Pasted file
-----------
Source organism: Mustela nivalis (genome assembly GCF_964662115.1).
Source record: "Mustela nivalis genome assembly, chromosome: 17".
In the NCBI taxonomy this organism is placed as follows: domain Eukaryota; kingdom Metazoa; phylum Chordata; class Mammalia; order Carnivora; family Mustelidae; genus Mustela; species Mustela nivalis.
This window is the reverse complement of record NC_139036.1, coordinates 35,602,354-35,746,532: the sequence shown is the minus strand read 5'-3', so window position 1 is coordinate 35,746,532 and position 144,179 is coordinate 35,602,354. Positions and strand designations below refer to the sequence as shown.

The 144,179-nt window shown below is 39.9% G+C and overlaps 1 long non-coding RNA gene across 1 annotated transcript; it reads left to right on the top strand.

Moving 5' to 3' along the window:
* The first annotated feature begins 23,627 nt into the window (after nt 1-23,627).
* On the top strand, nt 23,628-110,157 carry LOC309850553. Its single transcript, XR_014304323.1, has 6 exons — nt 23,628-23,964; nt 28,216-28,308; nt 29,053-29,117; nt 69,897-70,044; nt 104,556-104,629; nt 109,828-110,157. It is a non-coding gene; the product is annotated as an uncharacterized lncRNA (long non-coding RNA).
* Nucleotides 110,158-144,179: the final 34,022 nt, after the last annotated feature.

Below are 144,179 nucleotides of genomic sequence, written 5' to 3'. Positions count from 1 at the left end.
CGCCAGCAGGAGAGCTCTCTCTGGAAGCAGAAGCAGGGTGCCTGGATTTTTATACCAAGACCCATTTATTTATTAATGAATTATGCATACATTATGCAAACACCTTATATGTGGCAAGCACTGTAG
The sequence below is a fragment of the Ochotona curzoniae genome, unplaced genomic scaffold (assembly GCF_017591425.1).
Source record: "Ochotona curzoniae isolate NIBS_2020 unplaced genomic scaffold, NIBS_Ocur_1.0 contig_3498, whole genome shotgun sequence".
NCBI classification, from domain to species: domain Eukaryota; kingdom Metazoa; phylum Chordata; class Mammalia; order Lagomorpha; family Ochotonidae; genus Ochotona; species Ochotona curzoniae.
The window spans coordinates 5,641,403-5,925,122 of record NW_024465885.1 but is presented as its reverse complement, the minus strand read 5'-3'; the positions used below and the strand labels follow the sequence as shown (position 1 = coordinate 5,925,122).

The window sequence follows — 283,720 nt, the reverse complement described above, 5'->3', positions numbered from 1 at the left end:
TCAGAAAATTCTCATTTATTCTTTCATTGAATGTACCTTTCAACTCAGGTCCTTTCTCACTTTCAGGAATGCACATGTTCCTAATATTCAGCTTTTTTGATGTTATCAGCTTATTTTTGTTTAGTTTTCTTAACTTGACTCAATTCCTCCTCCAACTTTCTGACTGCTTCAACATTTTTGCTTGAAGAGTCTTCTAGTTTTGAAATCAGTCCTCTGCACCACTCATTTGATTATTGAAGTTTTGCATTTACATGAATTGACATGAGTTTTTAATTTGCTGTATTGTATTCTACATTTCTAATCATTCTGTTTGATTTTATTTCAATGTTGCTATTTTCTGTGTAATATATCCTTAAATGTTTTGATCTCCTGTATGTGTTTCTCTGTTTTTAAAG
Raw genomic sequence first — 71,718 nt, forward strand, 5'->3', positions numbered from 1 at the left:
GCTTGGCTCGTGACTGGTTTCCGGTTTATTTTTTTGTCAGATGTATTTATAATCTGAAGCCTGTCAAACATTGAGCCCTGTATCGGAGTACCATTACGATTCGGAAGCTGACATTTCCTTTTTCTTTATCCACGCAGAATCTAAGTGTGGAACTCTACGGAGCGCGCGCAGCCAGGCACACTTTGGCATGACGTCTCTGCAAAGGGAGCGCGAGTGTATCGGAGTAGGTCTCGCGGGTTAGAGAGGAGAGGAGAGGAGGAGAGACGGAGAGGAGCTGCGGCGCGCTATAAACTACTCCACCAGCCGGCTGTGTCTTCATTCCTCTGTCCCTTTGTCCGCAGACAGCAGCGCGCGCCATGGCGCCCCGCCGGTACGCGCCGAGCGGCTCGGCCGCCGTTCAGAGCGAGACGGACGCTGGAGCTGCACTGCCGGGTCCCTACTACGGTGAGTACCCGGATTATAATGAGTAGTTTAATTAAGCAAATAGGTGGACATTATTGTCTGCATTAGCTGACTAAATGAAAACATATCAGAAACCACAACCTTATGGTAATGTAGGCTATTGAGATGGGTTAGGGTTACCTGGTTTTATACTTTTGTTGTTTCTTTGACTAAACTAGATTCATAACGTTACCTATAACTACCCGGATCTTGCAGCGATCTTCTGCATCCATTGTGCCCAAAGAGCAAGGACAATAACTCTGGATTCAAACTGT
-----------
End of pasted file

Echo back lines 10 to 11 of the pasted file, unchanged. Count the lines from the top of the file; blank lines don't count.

Below are 144,179 nucleotides of genomic sequence, written 5' to 3'. Positions count from 1 at the left end.
CGCCAGCAGGAGAGCTCTCTCTGGAAGCAGAAGCAGGGTGCCTGGATTTTTATACCAAGACCCATTTATTTATTAATGAATTATGCATACATTATGCAAACACCTTATATGTGGCAAGCACTGTAG